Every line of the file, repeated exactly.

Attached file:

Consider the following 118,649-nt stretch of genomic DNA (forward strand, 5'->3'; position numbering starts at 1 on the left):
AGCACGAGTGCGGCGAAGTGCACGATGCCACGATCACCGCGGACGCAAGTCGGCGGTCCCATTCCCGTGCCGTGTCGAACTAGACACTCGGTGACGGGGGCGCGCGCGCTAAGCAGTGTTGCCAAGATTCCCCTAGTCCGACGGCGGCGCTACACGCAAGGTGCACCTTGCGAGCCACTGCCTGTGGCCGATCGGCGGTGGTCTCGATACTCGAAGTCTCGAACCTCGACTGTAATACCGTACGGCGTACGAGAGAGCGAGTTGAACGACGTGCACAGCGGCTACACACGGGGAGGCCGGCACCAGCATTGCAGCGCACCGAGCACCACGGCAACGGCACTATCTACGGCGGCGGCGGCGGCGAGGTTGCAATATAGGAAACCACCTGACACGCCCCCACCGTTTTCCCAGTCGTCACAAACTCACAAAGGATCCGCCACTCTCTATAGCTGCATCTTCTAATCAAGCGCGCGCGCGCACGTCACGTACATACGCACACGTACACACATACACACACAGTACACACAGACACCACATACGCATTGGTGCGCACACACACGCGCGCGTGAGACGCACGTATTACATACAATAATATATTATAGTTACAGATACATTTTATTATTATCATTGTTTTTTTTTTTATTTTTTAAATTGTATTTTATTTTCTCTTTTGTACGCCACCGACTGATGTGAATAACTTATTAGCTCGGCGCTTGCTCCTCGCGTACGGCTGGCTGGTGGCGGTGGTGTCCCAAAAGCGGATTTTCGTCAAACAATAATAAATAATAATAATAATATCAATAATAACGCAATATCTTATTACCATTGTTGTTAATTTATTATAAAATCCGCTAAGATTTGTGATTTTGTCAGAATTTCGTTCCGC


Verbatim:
Consider the following 118,649-nt stretch of genomic DNA (forward strand, 5'->3'; position numbering starts at 1 on the left):
AGCACGAGTGCGGCGAAGTGCACGATGCCACGATCACCGCGGACGCAAGTCGGCGGTCCCATTCCCGTGCCGTGTCGAACTAGACACTCGGTGACGGGGGCGCGCGCGCTAAGCAGTGTTGCCAAGATTCCCCTAGTCCGACGGCGGCGCTACACGCAAGGTGCACCTTGCGAGCCACTGCCTGTGGCCGATCGGCGGTGGTCTCGATACTCGAAGTCTCGAACCTCGACTGTAATACCGTACGGCGTACGAGAGAGCGAGTTGAACGACGTGCACAGCGGCTACACACGGGGAGGCCGGCACCAGCATTGCAGCGCACCGAGCACCACGGCAACGGCACTATCTACGGCGGCGGCGGCGGCGAGGTTGCAATATAGGAAACCACCTGACACGCCCCCACCGTTTTCCCAGTCGTCACAAACTCACAAAGGATCCGCCACTCTCTATAGCTGCATCTTCTAATCAAGCGCGCGCGCGCACGTCACGTACATACGCACACGTACACACATACACACACAGTACACACAGACACCACATACGCATTGGTGCGCACACACACGCGCGCGTGAGACGCACGTATTACATACAATAATATATTATAGTTACAGATACATTTTATTATTATCATTGTTTTTTTTTTTATTTTTTAAATTGTATTTTATTTTCTCTTTTGTACGCCACCGACTGATGTGAATAACTTATTAGCTCGGCGCTTGCTCCTCGCGTACGGCTGGCTGGTGGCGGTGGTGTCCCAAAAGCGGATTTTCGTCAAACAATAATAAATAATAATAATAATATCAATAATAACGCAATATCTTATTACCATTGTTGTTAATTTATTATAAAATCCGCTAAGATTTGTGATTTTGTCAGAATTTCGTTCCGC